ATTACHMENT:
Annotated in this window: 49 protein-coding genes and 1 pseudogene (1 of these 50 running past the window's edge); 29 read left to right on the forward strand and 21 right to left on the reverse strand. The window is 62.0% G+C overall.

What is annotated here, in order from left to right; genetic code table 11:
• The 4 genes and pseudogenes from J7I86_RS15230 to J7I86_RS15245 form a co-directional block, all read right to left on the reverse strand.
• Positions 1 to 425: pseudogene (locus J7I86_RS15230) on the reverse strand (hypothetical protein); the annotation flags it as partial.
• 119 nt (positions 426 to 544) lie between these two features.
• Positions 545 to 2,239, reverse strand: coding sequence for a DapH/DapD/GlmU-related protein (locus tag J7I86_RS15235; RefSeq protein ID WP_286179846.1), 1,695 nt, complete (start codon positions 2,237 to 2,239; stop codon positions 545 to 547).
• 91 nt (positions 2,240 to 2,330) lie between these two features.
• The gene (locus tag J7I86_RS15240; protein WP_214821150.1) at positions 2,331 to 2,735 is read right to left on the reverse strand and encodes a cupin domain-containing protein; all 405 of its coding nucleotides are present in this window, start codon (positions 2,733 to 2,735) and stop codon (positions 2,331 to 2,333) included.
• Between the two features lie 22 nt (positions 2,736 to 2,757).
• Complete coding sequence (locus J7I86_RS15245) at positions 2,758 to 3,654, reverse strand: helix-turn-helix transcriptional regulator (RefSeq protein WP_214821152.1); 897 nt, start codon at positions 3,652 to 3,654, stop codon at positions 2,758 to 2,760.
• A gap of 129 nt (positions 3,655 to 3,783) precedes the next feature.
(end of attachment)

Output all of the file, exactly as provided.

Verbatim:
Annotated in this window: 49 protein-coding genes and 1 pseudogene (1 of these 50 running past the window's edge); 29 read left to right on the forward strand and 21 right to left on the reverse strand. The window is 62.0% G+C overall.

What is annotated here, in order from left to right; genetic code table 11:
• The 4 genes and pseudogenes from J7I86_RS15230 to J7I86_RS15245 form a co-directional block, all read right to left on the reverse strand.
• Positions 1 to 425: pseudogene (locus J7I86_RS15230) on the reverse strand (hypothetical protein); the annotation flags it as partial.
• 119 nt (positions 426 to 544) lie between these two features.
• Positions 545 to 2,239, reverse strand: coding sequence for a DapH/DapD/GlmU-related protein (locus tag J7I86_RS15235; RefSeq protein ID WP_286179846.1), 1,695 nt, complete (start codon positions 2,237 to 2,239; stop codon positions 545 to 547).
• 91 nt (positions 2,240 to 2,330) lie between these two features.
• The gene (locus tag J7I86_RS15240; protein WP_214821150.1) at positions 2,331 to 2,735 is read right to left on the reverse strand and encodes a cupin domain-containing protein; all 405 of its coding nucleotides are present in this window, start codon (positions 2,733 to 2,735) and stop codon (positions 2,331 to 2,333) included.
• Between the two features lie 22 nt (positions 2,736 to 2,757).
• Complete coding sequence (locus J7I86_RS15245) at positions 2,758 to 3,654, reverse strand: helix-turn-helix transcriptional regulator (RefSeq protein WP_214821152.1); 897 nt, start codon at positions 3,652 to 3,654, stop codon at positions 2,758 to 2,760.
• A gap of 129 nt (positions 3,655 to 3,783) precedes the next feature.